Author Dzung X. Vo, MD, FAAP, (a British Columbia pediatrician and clinical researcher) specializes in adolescent medicine and emphasizes that resilience in young people helps them thrive in the face of stress and adversity. His multi-media material on the topic is available to purchase online and view through YouTube. There is also a Blog site dedicated to teens for teens on mindfulness. You can link to the site here:

There are of course many other titles that help teens deal with the changes and challenges that confront them and they can sit anywhere in Dewey – like teen body image books and teen social media networking books and teen diet books and teen relationships books, to name a few other potential Dewey areas. There are so many (depending on the type of stressor being discussed), that it can be difficult to locate the right title at the right time for your teen – but I’m not stressing about it.


Nola Cavallaro

What’s Your Dewey: 551.5 Whatever The Weather

The weather is always topical, it is the one thing we all have in common although we may experience it in many different ways. Throughout human history the weather has been friend and foe, something to marvel at, to fear, to avoid, to predict and even to change. Much has been written about weather and the 551.5s is a good place to start if you want to read some of it. Below are some titles that stood out for me.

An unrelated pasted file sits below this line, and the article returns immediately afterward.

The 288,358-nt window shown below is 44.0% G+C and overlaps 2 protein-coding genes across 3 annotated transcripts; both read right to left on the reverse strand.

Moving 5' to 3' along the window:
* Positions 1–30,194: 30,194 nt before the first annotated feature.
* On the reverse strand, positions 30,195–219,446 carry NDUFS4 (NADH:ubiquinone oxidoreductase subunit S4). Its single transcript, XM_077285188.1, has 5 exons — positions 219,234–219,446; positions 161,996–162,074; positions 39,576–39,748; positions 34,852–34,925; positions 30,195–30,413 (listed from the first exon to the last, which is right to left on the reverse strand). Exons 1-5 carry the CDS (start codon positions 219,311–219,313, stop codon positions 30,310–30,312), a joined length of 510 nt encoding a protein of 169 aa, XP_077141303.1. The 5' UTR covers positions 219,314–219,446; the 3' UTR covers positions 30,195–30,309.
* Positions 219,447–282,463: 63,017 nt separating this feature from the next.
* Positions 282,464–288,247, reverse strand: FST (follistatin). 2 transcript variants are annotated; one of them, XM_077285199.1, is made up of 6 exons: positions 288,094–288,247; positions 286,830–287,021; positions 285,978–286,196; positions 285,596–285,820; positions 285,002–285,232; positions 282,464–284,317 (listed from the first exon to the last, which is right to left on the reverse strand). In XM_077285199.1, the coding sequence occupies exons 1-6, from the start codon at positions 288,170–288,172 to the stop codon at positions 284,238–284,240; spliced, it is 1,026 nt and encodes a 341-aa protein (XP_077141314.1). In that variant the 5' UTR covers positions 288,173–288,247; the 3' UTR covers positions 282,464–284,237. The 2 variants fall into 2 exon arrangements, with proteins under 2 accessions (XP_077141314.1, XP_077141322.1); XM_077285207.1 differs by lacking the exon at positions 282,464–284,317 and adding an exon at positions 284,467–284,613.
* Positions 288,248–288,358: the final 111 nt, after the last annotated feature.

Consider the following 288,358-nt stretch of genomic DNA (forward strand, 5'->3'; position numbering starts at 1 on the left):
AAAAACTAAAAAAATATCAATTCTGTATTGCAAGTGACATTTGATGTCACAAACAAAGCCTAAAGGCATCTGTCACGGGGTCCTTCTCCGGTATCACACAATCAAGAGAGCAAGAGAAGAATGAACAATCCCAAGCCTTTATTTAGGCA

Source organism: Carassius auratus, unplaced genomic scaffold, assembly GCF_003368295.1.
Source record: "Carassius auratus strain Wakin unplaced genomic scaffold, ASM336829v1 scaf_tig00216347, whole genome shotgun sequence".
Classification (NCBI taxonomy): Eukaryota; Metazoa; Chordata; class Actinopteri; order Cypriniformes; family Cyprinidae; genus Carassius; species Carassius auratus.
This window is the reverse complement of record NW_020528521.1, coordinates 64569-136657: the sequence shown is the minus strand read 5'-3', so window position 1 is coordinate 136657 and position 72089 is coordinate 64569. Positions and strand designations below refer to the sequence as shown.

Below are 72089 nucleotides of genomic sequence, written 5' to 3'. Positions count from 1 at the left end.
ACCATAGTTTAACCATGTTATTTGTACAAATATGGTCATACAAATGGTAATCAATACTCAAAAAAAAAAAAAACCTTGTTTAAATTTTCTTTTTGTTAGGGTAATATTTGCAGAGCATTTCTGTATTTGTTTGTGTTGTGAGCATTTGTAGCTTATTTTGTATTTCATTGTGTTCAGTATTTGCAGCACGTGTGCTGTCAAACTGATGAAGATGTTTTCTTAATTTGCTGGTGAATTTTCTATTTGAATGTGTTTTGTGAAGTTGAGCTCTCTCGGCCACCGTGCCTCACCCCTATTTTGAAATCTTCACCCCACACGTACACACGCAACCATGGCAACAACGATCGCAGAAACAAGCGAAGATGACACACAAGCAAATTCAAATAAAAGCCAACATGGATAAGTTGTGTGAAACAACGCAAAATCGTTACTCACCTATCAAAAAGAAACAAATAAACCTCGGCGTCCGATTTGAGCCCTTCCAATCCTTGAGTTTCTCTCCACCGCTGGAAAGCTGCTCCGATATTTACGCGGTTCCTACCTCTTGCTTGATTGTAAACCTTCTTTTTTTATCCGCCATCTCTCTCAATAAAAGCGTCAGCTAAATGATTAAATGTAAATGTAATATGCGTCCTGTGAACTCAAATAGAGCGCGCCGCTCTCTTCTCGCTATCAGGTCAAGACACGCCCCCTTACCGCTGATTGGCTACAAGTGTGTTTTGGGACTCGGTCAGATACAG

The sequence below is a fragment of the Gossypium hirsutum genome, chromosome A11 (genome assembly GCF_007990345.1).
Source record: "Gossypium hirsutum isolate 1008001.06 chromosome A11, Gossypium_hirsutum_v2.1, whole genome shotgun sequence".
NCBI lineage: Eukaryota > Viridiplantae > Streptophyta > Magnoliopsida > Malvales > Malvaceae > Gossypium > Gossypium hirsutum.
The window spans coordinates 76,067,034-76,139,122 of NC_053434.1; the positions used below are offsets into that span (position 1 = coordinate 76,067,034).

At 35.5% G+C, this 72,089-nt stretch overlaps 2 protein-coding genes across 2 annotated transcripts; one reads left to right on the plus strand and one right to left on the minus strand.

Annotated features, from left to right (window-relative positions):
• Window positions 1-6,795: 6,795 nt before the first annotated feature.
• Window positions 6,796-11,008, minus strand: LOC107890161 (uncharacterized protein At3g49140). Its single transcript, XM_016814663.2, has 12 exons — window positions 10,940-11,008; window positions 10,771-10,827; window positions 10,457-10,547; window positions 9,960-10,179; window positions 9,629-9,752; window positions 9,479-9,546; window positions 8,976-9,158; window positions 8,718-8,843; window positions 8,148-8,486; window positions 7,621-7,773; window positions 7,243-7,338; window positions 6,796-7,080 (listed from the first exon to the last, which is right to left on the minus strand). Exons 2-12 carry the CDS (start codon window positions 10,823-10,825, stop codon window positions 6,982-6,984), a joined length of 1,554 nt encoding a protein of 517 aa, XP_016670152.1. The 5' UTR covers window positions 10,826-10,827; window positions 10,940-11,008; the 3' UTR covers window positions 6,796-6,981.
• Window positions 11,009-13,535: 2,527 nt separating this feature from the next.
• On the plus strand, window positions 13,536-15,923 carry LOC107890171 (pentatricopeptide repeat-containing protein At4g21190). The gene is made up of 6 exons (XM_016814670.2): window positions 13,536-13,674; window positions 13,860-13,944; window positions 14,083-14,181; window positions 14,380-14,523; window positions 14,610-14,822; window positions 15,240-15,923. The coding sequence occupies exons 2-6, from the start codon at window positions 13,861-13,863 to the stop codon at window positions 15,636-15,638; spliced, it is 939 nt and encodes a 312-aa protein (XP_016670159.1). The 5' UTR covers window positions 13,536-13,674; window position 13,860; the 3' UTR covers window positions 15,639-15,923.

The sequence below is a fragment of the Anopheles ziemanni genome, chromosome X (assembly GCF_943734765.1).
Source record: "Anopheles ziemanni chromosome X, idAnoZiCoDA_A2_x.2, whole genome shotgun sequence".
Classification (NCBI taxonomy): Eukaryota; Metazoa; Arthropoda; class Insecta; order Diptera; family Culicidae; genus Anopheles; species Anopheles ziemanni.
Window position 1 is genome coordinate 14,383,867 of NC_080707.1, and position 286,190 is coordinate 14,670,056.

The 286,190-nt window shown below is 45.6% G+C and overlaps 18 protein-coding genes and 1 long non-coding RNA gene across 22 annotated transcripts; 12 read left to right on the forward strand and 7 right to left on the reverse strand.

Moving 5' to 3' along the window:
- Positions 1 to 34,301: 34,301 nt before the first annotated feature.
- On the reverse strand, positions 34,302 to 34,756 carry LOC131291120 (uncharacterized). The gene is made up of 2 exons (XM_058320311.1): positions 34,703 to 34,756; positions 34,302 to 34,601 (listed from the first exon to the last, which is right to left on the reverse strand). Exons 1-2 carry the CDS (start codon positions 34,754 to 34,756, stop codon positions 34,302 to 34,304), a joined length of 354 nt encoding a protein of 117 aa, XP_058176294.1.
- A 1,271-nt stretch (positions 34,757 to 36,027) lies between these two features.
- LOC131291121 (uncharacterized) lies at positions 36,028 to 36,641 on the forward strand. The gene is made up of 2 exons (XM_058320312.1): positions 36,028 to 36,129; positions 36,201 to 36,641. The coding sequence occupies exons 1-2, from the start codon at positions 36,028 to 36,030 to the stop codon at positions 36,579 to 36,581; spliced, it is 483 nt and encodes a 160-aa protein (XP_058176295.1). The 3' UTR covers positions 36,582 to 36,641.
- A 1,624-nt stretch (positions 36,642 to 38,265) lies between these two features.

The weather experiment : the pioneers who sought to see the future by
Peter Moore is a chronicle of the 19th-century scientists, thinkers and sailors who battled to understand the weather. In particular, it focuses on Robert Fitzroy (captain of the HMS Beagle during Charles Darwin’s epochal voyage) and his pursuit of  meteorology at a time when it was discredited by the scientific world. To read a detailed book review from The Guardian go to:


Treading on thin air by Elizabeth Austin PH.D. reminds us that the weather is an inescapable part of our daily lives and that our past, present, and future is intimately rooted in weather and climate. The book, which is part memoir, takes us on a journey to the world of weather and climate and how they directly impact our lives.